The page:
THE UNITED STATES is set to take steps to prevent further attempts by US-based companies to set up foreign tax centres.
The tactic, known as inversion, is primarily motivated by the disparity between the US's high 35% corporate rate and the UK's imminent 20% rate, brought in by the coalition to attract additional business to the UK. The current rate is 21%.
It comes less than three months after the collapse of Pfizer's attempted takeover of AstraZeneca and Canadian pharma company Abbvie's acquisition of Shire, also at least in part motivated by tax. This week, San Francisco-based hedge fund Marcato contemplated a move for Intercontinental Hotel Group which would bring with it a UK tax base.
President Barack Obama has denounced so-called tax inversions as unpatriotic and has urged congress to stop them, the Associated Press reports.
"They're basically renouncing their citizenship and declaring that they're based somewhere else, just to avoid paying their fair share," Obama said recently.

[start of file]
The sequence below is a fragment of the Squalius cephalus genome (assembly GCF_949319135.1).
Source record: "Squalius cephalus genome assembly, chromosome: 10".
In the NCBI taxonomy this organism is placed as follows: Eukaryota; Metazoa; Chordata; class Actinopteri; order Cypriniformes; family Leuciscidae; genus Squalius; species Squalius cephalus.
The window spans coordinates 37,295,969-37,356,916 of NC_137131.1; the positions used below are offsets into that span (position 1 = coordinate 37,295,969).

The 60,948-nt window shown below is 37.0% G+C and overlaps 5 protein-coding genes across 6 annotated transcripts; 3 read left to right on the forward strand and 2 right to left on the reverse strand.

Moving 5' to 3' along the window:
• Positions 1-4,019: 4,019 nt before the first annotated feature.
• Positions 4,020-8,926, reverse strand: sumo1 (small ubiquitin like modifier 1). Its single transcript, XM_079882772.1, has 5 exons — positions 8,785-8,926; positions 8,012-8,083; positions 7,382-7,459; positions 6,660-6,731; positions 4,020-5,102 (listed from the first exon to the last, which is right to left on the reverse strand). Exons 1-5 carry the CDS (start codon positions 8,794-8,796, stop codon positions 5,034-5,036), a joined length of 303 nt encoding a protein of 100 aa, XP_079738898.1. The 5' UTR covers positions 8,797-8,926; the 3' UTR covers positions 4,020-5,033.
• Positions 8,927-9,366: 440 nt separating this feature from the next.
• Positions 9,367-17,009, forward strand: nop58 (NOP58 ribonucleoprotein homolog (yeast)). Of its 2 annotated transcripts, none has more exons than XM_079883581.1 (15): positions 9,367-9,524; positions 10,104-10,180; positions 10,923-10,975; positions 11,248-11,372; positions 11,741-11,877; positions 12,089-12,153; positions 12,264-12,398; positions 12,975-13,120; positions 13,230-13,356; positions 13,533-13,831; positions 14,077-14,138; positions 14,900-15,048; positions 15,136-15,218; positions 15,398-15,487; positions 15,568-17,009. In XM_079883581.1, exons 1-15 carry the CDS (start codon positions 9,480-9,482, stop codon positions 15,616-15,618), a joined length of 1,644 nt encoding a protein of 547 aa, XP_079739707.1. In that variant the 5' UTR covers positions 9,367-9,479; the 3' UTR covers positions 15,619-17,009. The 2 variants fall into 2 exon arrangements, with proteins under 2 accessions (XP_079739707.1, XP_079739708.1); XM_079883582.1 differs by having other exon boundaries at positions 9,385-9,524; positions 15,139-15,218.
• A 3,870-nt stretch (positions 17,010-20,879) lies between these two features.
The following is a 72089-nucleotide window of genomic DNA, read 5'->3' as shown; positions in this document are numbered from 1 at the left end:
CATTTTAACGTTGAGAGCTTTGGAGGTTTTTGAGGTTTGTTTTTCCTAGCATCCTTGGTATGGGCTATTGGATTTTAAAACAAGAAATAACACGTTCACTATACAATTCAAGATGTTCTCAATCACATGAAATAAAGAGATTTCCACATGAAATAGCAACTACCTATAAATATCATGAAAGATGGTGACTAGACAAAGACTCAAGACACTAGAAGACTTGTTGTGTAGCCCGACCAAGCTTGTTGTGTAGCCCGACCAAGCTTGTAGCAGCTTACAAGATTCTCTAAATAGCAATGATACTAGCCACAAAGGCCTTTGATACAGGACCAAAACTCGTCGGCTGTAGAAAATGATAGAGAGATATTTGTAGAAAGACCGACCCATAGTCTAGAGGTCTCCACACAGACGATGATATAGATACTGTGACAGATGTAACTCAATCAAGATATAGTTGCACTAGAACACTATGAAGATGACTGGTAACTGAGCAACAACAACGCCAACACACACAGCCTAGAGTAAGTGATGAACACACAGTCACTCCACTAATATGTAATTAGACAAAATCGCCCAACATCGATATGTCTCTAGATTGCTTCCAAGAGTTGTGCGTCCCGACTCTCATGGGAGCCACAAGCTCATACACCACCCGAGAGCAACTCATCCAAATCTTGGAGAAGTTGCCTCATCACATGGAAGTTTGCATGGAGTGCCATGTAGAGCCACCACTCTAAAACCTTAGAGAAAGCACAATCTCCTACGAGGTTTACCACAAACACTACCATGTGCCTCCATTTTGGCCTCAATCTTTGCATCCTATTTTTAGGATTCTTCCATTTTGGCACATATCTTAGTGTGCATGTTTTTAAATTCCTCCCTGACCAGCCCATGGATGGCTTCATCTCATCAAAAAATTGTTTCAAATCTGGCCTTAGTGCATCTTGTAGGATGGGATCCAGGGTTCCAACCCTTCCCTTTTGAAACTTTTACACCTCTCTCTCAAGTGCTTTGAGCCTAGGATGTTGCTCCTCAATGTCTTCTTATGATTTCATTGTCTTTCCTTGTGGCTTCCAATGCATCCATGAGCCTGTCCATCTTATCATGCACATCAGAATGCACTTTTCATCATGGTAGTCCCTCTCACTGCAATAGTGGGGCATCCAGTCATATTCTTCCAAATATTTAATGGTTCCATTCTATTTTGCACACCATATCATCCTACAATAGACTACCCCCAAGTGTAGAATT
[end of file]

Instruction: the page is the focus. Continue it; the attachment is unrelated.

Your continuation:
Democrats are looking to make it harder for businesses to reincorporate outside the country, while Republicans would prefer to lower the corporate tax rate so as to remove the incentive to consider relocation.
Some moves to curb the practice have already been made, with a draft bill drawn up by veteran Michigan senator Carl Levin, who chairs the Senate permanent subcommittee on investigations.
The bill would impinge on redomiciling for tax purposes for two years by raising the threshold of foreign share ownership required for such a deal to be structured from 20% to 50%.
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